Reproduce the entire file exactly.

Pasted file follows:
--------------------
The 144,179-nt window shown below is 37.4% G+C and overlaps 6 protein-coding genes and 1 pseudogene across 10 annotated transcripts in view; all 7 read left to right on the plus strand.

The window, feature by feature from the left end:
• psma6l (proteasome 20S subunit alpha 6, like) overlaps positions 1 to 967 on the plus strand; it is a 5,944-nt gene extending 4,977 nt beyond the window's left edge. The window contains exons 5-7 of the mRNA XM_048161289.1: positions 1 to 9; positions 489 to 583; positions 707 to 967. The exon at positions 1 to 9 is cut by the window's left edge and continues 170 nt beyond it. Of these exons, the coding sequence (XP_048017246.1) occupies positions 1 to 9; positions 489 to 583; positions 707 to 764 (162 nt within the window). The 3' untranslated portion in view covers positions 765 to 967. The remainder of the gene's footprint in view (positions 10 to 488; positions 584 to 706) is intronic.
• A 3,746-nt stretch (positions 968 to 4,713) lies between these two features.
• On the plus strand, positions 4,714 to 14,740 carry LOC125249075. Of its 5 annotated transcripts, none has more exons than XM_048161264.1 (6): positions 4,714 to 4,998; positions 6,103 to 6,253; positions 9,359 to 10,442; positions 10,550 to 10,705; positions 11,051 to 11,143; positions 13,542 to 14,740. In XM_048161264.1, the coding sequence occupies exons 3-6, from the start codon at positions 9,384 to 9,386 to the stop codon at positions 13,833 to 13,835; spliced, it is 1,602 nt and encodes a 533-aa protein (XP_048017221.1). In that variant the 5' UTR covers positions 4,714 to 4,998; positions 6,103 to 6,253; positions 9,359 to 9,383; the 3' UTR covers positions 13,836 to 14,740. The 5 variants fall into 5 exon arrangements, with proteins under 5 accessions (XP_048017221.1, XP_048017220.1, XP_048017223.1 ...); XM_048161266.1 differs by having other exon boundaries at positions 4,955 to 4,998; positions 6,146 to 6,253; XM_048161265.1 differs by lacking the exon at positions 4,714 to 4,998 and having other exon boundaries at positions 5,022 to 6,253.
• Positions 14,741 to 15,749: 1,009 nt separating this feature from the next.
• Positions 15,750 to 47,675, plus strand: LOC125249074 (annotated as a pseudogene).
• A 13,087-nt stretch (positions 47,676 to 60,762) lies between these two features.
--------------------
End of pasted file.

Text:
The 144,179-nt window shown below is 37.4% G+C and overlaps 6 protein-coding genes and 1 pseudogene across 10 annotated transcripts in view; all 7 read left to right on the plus strand.

The window, feature by feature from the left end:
• psma6l (proteasome 20S subunit alpha 6, like) overlaps positions 1 to 967 on the plus strand; it is a 5,944-nt gene extending 4,977 nt beyond the window's left edge. The window contains exons 5-7 of the mRNA XM_048161289.1: positions 1 to 9; positions 489 to 583; positions 707 to 967. The exon at positions 1 to 9 is cut by the window's left edge and continues 170 nt beyond it. Of these exons, the coding sequence (XP_048017246.1) occupies positions 1 to 9; positions 489 to 583; positions 707 to 764 (162 nt within the window). The 3' untranslated portion in view covers positions 765 to 967. The remainder of the gene's footprint in view (positions 10 to 488; positions 584 to 706) is intronic.
• A 3,746-nt stretch (positions 968 to 4,713) lies between these two features.
• On the plus strand, positions 4,714 to 14,740 carry LOC125249075. Of its 5 annotated transcripts, none has more exons than XM_048161264.1 (6): positions 4,714 to 4,998; positions 6,103 to 6,253; positions 9,359 to 10,442; positions 10,550 to 10,705; positions 11,051 to 11,143; positions 13,542 to 14,740. In XM_048161264.1, the coding sequence occupies exons 3-6, from the start codon at positions 9,384 to 9,386 to the stop codon at positions 13,833 to 13,835; spliced, it is 1,602 nt and encodes a 533-aa protein (XP_048017221.1). In that variant the 5' UTR covers positions 4,714 to 4,998; positions 6,103 to 6,253; positions 9,359 to 9,383; the 3' UTR covers positions 13,836 to 14,740. The 5 variants fall into 5 exon arrangements, with proteins under 5 accessions (XP_048017221.1, XP_048017220.1, XP_048017223.1 ...); XM_048161266.1 differs by having other exon boundaries at positions 4,955 to 4,998; positions 6,146 to 6,253; XM_048161265.1 differs by lacking the exon at positions 4,714 to 4,998 and having other exon boundaries at positions 5,022 to 6,253.
• Positions 14,741 to 15,749: 1,009 nt separating this feature from the next.
• Positions 15,750 to 47,675, plus strand: LOC125249074 (annotated as a pseudogene).
• A 13,087-nt stretch (positions 47,676 to 60,762) lies between these two features.